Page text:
a Although 0.5% NaOxl, with or without (EDTA),

improved the antibacterial efficiency of preparation
compared with saline irrigation, all canals could not
be rendered bacteria free even after several
a No significant difference in antibacterial efficiency 

 between 0.5% and 5% NaOxl solutions.


  studies performed in
a A test tube.
a Root canals of extracted teeth.
a Prepared dentine blocks infected with a pure culture of
one organism at a time.

  studies, on the other hand, have focused on
the elimination of microorganisms from the root canal
system in teeth with primary apical periodontitis..

Explanation to poorer in  performance

˜ Root canal anatomy, in particular, the difficulty in

reaching the most apical region of the canal with large
volumes of fresh irrigant.
˜ xhemical milieu in the canal is quite different from a
simplified test tube environment
xompared the biological effects of mild and strong
NaOxl solutions and demonstrated greater cytotoxicity
and caustic effects on healthy tissue with 5.25% NaOxl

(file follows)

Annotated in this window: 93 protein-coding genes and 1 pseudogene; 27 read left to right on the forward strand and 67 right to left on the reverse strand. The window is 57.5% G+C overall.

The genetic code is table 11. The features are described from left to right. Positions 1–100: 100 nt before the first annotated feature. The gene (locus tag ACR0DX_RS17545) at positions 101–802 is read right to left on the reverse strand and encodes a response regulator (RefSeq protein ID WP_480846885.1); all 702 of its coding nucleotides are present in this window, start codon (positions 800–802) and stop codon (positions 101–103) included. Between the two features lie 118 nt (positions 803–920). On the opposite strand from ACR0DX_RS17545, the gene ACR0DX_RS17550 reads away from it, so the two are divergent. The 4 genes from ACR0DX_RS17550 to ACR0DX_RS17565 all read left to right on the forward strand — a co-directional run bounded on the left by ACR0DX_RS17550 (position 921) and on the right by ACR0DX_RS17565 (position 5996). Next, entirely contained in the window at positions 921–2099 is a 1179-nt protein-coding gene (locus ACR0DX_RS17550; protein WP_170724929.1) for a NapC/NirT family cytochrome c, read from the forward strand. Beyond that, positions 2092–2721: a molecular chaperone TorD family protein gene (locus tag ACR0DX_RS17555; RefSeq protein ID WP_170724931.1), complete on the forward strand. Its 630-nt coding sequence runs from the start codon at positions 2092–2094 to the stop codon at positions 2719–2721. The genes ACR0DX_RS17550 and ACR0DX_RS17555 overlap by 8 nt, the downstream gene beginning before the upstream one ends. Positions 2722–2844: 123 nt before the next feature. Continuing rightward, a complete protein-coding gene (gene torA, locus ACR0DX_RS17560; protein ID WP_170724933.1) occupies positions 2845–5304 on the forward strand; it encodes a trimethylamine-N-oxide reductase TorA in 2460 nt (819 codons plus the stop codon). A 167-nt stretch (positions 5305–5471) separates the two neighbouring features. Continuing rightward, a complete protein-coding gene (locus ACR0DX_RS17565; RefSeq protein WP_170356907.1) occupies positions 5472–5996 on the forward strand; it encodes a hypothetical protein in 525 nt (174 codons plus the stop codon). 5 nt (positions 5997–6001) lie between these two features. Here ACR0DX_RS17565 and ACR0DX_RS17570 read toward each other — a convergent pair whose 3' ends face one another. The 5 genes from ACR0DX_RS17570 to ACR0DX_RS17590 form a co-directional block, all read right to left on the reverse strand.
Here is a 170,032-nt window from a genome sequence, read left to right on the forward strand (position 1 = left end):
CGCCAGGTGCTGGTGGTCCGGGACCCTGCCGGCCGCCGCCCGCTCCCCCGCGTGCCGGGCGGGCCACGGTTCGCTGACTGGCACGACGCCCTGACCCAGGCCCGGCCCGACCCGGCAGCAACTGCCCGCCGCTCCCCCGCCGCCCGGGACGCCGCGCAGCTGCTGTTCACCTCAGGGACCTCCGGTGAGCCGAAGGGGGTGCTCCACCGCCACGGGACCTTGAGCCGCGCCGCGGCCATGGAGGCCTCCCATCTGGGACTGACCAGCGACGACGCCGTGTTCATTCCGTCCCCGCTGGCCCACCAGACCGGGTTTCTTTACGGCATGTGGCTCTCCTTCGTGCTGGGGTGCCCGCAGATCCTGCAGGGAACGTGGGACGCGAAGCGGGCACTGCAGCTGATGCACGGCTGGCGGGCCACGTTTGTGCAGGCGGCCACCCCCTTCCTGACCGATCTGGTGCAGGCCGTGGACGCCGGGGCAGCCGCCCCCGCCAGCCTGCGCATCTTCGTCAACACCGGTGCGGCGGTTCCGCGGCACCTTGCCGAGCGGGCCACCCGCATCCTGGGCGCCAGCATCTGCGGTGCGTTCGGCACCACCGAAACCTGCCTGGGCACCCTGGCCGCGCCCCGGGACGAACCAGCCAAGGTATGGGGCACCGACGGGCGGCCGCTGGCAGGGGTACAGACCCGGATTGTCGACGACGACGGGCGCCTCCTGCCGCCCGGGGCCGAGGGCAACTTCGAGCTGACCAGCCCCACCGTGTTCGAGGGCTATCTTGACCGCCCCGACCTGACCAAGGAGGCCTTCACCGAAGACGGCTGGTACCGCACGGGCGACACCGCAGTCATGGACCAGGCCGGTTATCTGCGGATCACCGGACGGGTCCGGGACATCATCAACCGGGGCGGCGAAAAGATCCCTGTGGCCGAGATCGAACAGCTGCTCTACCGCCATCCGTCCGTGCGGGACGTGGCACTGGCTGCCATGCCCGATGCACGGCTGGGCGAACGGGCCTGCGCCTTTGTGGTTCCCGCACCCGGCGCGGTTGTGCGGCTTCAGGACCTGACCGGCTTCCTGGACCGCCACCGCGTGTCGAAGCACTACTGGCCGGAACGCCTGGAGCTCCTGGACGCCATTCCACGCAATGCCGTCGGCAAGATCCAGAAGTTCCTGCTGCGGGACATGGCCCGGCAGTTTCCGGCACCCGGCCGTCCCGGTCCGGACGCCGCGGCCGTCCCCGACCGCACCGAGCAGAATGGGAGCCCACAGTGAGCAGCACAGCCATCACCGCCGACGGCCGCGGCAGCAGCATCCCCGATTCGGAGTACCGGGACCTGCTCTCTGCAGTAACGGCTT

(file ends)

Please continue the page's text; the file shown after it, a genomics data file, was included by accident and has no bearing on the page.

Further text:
than with 0.5% and 1% solutions.

Either 5.25% or 2.5% sodium hypochlorite has the

same effect when used in the root canal space for a
period of 5 minutes.
% &'   
a 5% NaOxl may be too toxic for routine use. They
found that 0.5% NaOxl solution dissolves necrotic
but not vital tissue and has considerably less toxicity
than a 5% solution.
a They suggested that 0.5% NaOxl be used in
endodontic therapy.
&)'$ ' 
x  *+x

xommented that ³It seemed probable that there would

be a greater amount of organic residue present
following irrigation of longer, narrower, more
convoluted root canals that impede the delivery of the
]' x 

The ability of an irrigant to be distributed to the apical
portion of a canal is dependent on:

˜ xanal anatomy

˜ Size of instrumentation
˜ Delivery system
x  *+x

xommented that ³The effectiveness of low

concentrations of NaOxl may be improved by using